The energy transition and potential stranded gas and midstream assets are not a dealbreaker for Global Infrastructure Partners’ midstream energy investments, chairman Adebayo Ogunlesi said on stage at affiliate title Infrastructure Investor‘s Berlin Summit.
GIP committed $245 million last month to Easton Energy, a Texas pipeline company for natural gas and petrochemicals. Ogunlesi was asked whether the firm was concerned that this may be a stranded asset when GIP wants to exit, given the energy transition. Ogunlesi said: “What we try to do when investing in midstream is we put much less value on the terminal value of the asset than we used to.
“When you start seeing more and more investors exiting fossil fuels, you have to worry about that. But if you assume there’s no terminal value, is this still an investable asset? If the answer is ‘yes’, because of long-term contracts or because you think gas will continue to be a transition fuel for the long-term, then you can still invest in it.”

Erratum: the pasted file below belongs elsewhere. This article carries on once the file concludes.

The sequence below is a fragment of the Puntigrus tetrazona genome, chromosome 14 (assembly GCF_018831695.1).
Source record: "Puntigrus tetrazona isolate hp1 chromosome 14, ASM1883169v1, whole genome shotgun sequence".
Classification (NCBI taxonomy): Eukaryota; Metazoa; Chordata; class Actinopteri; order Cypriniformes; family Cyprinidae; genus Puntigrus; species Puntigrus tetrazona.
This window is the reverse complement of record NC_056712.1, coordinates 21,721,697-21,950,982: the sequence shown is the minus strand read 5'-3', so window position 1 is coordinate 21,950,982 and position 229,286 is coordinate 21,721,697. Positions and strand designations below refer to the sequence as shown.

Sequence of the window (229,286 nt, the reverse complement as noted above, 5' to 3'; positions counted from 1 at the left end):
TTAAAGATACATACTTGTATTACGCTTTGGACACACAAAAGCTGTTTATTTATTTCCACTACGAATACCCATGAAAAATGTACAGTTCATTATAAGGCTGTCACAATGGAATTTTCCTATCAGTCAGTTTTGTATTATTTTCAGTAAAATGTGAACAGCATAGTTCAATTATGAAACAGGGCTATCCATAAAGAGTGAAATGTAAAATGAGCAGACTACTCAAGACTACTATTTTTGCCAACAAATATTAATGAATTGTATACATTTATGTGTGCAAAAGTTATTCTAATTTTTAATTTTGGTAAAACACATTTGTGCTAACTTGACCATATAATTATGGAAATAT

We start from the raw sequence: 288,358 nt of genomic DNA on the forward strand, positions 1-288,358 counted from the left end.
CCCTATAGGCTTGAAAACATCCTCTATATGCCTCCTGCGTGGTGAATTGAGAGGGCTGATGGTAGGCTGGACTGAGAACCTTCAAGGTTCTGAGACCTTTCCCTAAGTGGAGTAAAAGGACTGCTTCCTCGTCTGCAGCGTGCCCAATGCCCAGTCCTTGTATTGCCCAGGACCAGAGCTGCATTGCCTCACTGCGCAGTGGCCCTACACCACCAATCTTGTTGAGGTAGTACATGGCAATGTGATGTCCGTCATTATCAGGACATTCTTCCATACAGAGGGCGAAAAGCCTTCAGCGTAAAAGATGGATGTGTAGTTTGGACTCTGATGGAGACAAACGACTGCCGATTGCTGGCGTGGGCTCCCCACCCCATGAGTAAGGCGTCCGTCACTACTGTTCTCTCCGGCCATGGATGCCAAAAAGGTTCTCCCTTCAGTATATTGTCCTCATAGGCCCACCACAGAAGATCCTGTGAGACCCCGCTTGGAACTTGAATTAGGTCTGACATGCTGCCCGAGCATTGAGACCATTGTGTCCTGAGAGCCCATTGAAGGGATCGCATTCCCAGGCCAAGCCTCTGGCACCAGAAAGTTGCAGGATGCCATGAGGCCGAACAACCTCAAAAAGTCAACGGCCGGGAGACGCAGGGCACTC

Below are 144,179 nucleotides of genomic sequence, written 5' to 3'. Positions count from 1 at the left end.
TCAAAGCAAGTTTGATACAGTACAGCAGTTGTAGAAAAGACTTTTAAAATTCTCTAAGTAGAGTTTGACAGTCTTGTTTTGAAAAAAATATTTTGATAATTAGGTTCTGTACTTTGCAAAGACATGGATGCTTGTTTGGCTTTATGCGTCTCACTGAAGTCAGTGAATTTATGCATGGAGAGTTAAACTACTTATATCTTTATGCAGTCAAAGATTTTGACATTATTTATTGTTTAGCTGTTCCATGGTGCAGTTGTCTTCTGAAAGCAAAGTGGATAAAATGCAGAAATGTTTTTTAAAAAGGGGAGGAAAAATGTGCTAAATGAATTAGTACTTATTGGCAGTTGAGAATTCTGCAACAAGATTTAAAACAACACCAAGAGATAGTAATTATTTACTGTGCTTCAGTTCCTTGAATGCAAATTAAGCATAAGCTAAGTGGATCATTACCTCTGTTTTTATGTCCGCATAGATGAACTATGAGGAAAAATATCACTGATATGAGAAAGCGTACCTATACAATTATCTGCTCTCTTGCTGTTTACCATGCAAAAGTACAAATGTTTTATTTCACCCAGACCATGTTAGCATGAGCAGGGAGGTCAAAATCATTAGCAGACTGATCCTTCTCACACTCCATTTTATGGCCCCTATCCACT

Asked if GIP planned to repurpose the Easton Energy pipelines for carbon capture or other more sustainable uses, Ogunlesi said: “One of the things we’re looking at with our US midstream assets is, ‘Can we use these assets to transport carbon for storage in underground facilities?’”
Ogunlesi said GIP’s investment team meets with the ESG team to see if every deal meets the firm’s ESG criteria. “We’ve turned down investments if we don’t think they meet our ESG criteria, even though they’re very good investments.” Ogunlesi was not asked for details of these ESG criteria. The firm’s ESG team has grown from two to eight people “in the past couple of years”, Ogunlesi added.
GIP manages assets worth $79 billion, including $10 billion in renewable energy, Ogunlesi said. It also seeks to invest in battery storage, electric vehicle charging facilities, hydrogen, renewable biofuels and carbon capture.